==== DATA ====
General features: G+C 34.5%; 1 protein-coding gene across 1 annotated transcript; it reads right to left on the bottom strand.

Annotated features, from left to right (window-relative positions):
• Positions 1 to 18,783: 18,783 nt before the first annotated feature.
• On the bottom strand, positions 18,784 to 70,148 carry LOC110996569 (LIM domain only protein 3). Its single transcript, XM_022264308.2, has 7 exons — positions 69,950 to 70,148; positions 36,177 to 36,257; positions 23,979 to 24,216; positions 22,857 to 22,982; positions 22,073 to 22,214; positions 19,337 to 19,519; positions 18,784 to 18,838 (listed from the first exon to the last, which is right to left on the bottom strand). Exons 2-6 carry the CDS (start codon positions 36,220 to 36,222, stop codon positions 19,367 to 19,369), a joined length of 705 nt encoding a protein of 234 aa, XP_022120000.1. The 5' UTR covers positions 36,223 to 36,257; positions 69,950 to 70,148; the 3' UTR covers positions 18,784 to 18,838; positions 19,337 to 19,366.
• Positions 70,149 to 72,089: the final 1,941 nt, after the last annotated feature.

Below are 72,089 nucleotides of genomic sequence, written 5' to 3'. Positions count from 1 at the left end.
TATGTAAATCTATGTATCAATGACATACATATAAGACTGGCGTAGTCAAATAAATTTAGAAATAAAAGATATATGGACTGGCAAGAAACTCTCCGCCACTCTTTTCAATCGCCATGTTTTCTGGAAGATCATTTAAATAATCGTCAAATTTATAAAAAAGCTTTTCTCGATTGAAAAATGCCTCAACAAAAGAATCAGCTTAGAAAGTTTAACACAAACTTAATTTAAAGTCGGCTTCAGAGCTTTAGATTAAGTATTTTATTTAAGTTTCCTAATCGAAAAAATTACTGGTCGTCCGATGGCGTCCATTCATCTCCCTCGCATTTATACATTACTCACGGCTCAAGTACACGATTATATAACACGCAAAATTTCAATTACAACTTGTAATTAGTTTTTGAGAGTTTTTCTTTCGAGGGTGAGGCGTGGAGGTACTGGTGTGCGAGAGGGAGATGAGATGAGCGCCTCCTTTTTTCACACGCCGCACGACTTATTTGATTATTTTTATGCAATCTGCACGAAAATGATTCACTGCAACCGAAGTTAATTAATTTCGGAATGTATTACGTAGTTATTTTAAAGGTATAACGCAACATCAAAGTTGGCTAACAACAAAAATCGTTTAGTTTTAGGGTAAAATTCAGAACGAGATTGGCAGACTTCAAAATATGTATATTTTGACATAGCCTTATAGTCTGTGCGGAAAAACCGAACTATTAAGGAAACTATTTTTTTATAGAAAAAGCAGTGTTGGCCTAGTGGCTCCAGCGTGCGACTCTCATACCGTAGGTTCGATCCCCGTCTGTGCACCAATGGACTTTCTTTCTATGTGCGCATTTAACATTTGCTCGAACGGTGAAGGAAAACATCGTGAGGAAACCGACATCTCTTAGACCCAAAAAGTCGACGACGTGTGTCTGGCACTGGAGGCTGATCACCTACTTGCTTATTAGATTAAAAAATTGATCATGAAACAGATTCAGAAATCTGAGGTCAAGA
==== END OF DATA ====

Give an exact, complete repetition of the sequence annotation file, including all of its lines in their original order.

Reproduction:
General features: G+C 34.5%; 1 protein-coding gene across 1 annotated transcript; it reads right to left on the bottom strand.

Annotated features, from left to right (window-relative positions):
• Positions 1 to 18,783: 18,783 nt before the first annotated feature.
• On the bottom strand, positions 18,784 to 70,148 carry LOC110996569 (LIM domain only protein 3). Its single transcript, XM_022264308.2, has 7 exons — positions 69,950 to 70,148; positions 36,177 to 36,257; positions 23,979 to 24,216; positions 22,857 to 22,982; positions 22,073 to 22,214; positions 19,337 to 19,519; positions 18,784 to 18,838 (listed from the first exon to the last, which is right to left on the bottom strand). Exons 2-6 carry the CDS (start codon positions 36,220 to 36,222, stop codon positions 19,367 to 19,369), a joined length of 705 nt encoding a protein of 234 aa, XP_022120000.1. The 5' UTR covers positions 36,223 to 36,257; positions 69,950 to 70,148; the 3' UTR covers positions 18,784 to 18,838; positions 19,337 to 19,366.
• Positions 70,149 to 72,089: the final 1,941 nt, after the last annotated feature.

Below are 72,089 nucleotides of genomic sequence, written 5' to 3'. Positions count from 1 at the left end.
TATGTAAATCTATGTATCAATGACATACATATAAGACTGGCGTAGTCAAATAAATTTAGAAATAAAAGATATATGGACTGGCAAGAAACTCTCCGCCACTCTTTTCAATCGCCATGTTTTCTGGAAGATCATTTAAATAATCGTCAAATTTATAAAAAAGCTTTTCTCGATTGAAAAATGCCTCAACAAAAGAATCAGCTTAGAAAGTTTAACACAAACTTAATTTAAAGTCGGCTTCAGAGCTTTAGATTAAGTATTTTATTTAAGTTTCCTAATCGAAAAAATTACTGGTCGTCCGATGGCGTCCATTCATCTCCCTCGCATTTATACATTACTCACGGCTCAAGTACACGATTATATAACACGCAAAATTTCAATTACAACTTGTAATTAGTTTTTGAGAGTTTTTCTTTCGAGGGTGAGGCGTGGAGGTACTGGTGTGCGAGAGGGAGATGAGATGAGCGCCTCCTTTTTTCACACGCCGCACGACTTATTTGATTATTTTTATGCAATCTGCACGAAAATGATTCACTGCAACCGAAGTTAATTAATTTCGGAATGTATTACGTAGTTATTTTAAAGGTATAACGCAACATCAAAGTTGGCTAACAACAAAAATCGTTTAGTTTTAGGGTAAAATTCAGAACGAGATTGGCAGACTTCAAAATATGTATATTTTGACATAGCCTTATAGTCTGTGCGGAAAAACCGAACTATTAAGGAAACTATTTTTTTATAGAAAAAGCAGTGTTGGCCTAGTGGCTCCAGCGTGCGACTCTCATACCGTAGGTTCGATCCCCGTCTGTGCACCAATGGACTTTCTTTCTATGTGCGCATTTAACATTTGCTCGAACGGTGAAGGAAAACATCGTGAGGAAACCGACATCTCTTAGACCCAAAAAGTCGACGACGTGTGTCTGGCACTGGAGGCTGATCACCTACTTGCTTATTAGATTAAAAAATTGATCATGAAACAGATTCAGAAATCTGAGGTCAAGA